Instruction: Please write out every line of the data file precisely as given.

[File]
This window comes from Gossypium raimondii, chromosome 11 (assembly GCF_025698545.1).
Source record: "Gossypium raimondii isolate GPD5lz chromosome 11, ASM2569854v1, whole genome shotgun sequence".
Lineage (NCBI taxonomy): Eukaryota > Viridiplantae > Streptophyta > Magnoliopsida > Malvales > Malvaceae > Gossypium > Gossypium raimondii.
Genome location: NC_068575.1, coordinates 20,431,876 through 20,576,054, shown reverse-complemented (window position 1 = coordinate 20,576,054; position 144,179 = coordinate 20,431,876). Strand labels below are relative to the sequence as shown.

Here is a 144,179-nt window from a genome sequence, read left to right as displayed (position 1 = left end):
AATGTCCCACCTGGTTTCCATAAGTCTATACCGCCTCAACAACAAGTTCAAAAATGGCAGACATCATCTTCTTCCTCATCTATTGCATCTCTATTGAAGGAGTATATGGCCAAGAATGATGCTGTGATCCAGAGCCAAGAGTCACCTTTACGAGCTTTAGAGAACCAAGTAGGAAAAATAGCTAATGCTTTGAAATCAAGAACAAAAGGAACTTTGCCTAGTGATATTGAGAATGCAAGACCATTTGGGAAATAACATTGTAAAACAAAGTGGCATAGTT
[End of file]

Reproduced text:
This window comes from Gossypium raimondii, chromosome 11 (assembly GCF_025698545.1).
Source record: "Gossypium raimondii isolate GPD5lz chromosome 11, ASM2569854v1, whole genome shotgun sequence".
Lineage (NCBI taxonomy): Eukaryota > Viridiplantae > Streptophyta > Magnoliopsida > Malvales > Malvaceae > Gossypium > Gossypium raimondii.
Genome location: NC_068575.1, coordinates 20,431,876 through 20,576,054, shown reverse-complemented (window position 1 = coordinate 20,576,054; position 144,179 = coordinate 20,431,876). Strand labels below are relative to the sequence as shown.

Here is a 144,179-nt window from a genome sequence, read left to right as displayed (position 1 = left end):
AATGTCCCACCTGGTTTCCATAAGTCTATACCGCCTCAACAACAAGTTCAAAAATGGCAGACATCATCTTCTTCCTCATCTATTGCATCTCTATTGAAGGAGTATATGGCCAAGAATGATGCTGTGATCCAGAGCCAAGAGTCACCTTTACGAGCTTTAGAGAACCAAGTAGGAAAAATAGCTAATGCTTTGAAATCAAGAACAAAAGGAACTTTGCCTAGTGATATTGAGAATGCAAGACCATTTGGGAAATAACATTGTAAAACAAAGTGGCATAGTT